Review of “The Voices of the New Testament” by Derek Tidball

I was recently forwarded a new book published by InterVarsity Press. The Voices of the New Testament by Derek Tidball is an innovative new approach to Biblical Theology.

In this book, Tidball sets up a panel discussion of sorts between the various New Testament authors. He then explores various themes by presenting the dialog that would occur if such a panel were possible. In addition to the various NT authors he includes a fictional “Chair” character who serves to introduce and summarize the topics, as well as to guide the discussion. He also includes a fictional “Observer” who does not participate in the discussion, but serves to bring modern insights for the reader’s benefit.

Each discussion typically starts with a question from the Chair, and then proceeds in a somewhat predictable pattern. A given speaker (typically, but not always, a Gospel writer) will present their view, and then the various epistle writers (including the Hebraist) will comment on how they expanded the theme.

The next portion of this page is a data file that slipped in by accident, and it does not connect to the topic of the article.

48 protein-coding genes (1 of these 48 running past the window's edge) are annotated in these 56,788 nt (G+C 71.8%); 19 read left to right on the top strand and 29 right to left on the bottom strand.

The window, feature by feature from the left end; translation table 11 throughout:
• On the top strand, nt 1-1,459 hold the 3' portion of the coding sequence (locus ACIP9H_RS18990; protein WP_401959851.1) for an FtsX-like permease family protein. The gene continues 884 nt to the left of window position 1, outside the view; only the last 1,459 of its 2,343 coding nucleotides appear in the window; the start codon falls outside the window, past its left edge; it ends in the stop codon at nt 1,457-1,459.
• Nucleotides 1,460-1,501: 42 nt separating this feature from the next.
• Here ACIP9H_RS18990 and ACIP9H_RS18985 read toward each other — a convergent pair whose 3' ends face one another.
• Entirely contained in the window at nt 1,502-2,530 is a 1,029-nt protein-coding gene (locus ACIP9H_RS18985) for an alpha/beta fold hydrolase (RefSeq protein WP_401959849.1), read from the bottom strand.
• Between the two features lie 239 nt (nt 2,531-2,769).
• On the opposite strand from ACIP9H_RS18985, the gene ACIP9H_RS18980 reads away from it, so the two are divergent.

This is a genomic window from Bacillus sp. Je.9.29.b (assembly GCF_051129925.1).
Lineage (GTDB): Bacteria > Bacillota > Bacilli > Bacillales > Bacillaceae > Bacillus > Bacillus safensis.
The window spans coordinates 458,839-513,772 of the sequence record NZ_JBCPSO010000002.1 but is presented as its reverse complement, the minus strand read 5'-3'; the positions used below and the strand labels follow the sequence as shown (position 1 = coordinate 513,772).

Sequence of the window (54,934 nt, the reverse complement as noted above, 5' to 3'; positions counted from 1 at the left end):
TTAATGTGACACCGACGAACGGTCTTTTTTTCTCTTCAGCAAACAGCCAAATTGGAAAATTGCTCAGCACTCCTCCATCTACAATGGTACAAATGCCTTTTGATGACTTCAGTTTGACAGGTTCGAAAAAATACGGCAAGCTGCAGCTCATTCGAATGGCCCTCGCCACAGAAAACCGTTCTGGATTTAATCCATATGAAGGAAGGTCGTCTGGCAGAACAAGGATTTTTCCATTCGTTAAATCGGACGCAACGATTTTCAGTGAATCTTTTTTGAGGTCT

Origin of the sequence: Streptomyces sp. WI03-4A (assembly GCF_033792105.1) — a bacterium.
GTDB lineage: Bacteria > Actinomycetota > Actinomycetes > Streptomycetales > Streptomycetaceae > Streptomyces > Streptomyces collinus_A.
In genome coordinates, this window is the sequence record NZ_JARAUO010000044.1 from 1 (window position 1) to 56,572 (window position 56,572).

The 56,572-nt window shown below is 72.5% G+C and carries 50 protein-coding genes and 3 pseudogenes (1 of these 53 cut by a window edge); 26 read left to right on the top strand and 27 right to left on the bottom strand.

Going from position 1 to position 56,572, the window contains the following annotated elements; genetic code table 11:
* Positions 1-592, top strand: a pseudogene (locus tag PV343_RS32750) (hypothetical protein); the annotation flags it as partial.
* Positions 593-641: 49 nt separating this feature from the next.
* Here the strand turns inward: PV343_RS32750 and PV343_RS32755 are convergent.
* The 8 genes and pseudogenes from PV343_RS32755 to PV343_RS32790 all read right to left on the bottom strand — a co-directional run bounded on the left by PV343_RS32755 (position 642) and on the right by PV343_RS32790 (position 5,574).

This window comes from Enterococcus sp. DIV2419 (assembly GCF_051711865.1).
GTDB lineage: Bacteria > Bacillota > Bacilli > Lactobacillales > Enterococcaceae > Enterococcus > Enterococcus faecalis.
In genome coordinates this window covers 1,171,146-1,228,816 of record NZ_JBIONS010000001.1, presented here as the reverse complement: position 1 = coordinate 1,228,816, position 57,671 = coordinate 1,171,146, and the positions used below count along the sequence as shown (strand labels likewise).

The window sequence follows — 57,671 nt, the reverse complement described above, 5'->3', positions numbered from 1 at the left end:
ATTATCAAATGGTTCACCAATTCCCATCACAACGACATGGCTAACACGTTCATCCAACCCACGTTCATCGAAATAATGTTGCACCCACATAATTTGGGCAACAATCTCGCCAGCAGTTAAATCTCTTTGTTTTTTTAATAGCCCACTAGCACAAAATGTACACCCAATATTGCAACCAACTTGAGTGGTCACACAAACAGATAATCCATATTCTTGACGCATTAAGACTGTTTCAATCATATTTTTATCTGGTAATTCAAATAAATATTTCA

Among its strengths is that the conversations unfold in an organic fashion. Tidball works hard to make the dialog conversational and approachable. However, this can also be a liability for the book. As you might expect, the speakers fall into predictable roles. It is also clear that Tidball is not a writer who is used to writing dialog, as the basic voice of each conversant is the same. He does attempt to bring in some of the classic characteristics of each speaker (EG Mark starts his first contribution by saying he would like to boldly jump in), these often feel a bit forced. The impression I got when first reading was that this seemed like an advanced version of a youth group or summer camp skit.

That said, I think this would make an excellent contribution to an upper aged high-school discussion group, or a freshman intro to the New Testament course. While I think the average adult reader will probably feel a bit silly reading the imagined conversations, the book serves its purpose in making what can be a dry and stuffy discipline (IE tracing the theological themes of the NT through each writer) more approachable and digestible.


Please Note: The publisher has provided me with a copy of this book for review purposes.